Anxiety can be crippling.
The swing between good and bad days can make you feel as if you’re taking three steps forward and five back, over and over again. Even if you’ve developed a good hold on your anxiety, you may see it resurface during a stressful situation, like planning for or going on a date. While anxiety can negatively affect your romantic life, there are ways to combat its effects.
The American Psychological Association (APA) defines anxiety as “an emotion characterized by feelings of tension, worried thoughts and physical changes” (1). Some of the mild physical side effects of anxiety are stress sweat, raised blood pressure, and feelings of unsettledness.
People that suffer from anxiety, anxiety disorders, or chronic anxiety may feel these symptoms and some more severe when feeling uncomfortable or nervous. Dating can be stressful and nerve-wracking, and having anxiety heightens these feelings.
Many people with anxiety may avoid dating, as Dr. Kathleen Smith brings out. Because of fear of embarrassment and a fear of being constantly judged by others. She goes on to say that some people with anxiety may fear abandonment or may just struggle with managing a relationship (2). Trust issues, attachment anxiety, fear of abandonment and just general anxiety can all negatively affect your relationships and your dating life. Never fear, however, for not all hope is lost. You can still have a successful relationship even with anxiety.
There are multiple ways to reduce anxiety and become more open to the idea of dating and meeting new people. One of these ways is anxiety therapy. Anxiety therapy can address your triggers and reasons behind these triggers. Volume 13 of James P. Curran’s Behavior Research and Therapy focused in on anxiety that can be experienced when in situations with the sex that you are attracted to, particularly in romantic or dating settings. Curran’s studies found that the training of social skills and the use of desensitization (exposure therapy) may be effective in reducing dating anxiety. Social skills can be honed and rounded out with the help of anxiety therapy and anxiety counseling (3).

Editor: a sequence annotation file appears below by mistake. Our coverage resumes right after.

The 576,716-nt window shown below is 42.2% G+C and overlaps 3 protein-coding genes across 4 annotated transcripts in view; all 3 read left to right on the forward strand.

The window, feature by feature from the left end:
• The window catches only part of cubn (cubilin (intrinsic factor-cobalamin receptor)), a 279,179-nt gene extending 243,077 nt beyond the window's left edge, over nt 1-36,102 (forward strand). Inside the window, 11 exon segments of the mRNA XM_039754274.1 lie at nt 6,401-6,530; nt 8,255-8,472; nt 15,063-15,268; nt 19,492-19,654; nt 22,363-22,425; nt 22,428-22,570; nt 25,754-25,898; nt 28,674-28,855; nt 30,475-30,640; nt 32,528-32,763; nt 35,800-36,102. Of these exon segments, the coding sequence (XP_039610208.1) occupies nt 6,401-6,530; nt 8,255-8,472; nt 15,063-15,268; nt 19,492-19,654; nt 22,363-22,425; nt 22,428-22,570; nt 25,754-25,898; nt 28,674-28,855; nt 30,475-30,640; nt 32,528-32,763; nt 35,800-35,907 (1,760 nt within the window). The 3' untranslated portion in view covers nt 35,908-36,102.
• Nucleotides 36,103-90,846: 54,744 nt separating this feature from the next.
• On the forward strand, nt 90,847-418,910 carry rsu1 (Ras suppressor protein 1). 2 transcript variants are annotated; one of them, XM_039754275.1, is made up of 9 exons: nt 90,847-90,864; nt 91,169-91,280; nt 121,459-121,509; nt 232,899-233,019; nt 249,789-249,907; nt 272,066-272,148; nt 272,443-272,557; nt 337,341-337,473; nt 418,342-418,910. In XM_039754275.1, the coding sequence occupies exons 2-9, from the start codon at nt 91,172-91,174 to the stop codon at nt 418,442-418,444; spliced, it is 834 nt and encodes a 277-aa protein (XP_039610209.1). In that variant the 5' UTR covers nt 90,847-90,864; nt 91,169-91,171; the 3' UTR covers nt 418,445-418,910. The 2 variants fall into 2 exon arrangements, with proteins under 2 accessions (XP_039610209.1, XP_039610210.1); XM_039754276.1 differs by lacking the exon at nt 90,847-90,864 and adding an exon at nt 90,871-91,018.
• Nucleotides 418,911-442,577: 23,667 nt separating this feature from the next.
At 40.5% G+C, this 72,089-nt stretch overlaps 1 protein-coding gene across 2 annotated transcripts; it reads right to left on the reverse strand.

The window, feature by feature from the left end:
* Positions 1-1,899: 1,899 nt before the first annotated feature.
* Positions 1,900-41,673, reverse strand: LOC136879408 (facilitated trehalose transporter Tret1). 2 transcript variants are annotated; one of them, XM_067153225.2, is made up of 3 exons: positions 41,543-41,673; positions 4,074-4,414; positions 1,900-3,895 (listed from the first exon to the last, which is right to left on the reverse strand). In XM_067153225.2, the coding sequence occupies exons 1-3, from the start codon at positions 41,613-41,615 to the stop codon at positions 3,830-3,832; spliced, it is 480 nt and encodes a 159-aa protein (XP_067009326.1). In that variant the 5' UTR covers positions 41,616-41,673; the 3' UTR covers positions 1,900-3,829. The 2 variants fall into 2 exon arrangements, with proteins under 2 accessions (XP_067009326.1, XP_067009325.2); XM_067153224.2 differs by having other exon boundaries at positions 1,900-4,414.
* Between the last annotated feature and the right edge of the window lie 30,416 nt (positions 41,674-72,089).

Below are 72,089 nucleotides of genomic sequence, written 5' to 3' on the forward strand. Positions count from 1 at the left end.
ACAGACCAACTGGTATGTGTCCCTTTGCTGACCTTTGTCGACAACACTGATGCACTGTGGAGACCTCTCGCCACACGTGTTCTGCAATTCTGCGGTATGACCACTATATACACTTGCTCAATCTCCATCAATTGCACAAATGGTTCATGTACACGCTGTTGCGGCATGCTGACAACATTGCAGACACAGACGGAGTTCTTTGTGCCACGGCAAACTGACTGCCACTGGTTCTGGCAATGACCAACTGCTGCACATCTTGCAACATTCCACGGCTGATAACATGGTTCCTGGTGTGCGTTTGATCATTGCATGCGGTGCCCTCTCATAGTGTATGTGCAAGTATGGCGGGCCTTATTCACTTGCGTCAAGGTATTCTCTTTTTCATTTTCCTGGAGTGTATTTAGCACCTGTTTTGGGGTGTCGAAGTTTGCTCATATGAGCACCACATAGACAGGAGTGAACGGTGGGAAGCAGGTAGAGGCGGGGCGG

This counseling can also help you find ways to expose yourself slowly and effectively to new and potentially unnerving situations as a way to help you adapt and reduce anxiety in those situations. Anxiety therapy can also help open the lines of communication in a relationship, allowing the person with anxiety to explain themselves to their partner and allowing the partner to learn how to help and listen to their significant other. The APA states, “psychologists can help couples improve communication,” and anxiety counseling certainly helps with that (4).
While anxiety may be aggravating and sometimes frightening, you don’t have to let it control your romantic or everyday life. You can take steps to control and deal with your anxiety, allowing you to live a happy and fulfilling life with the people you love.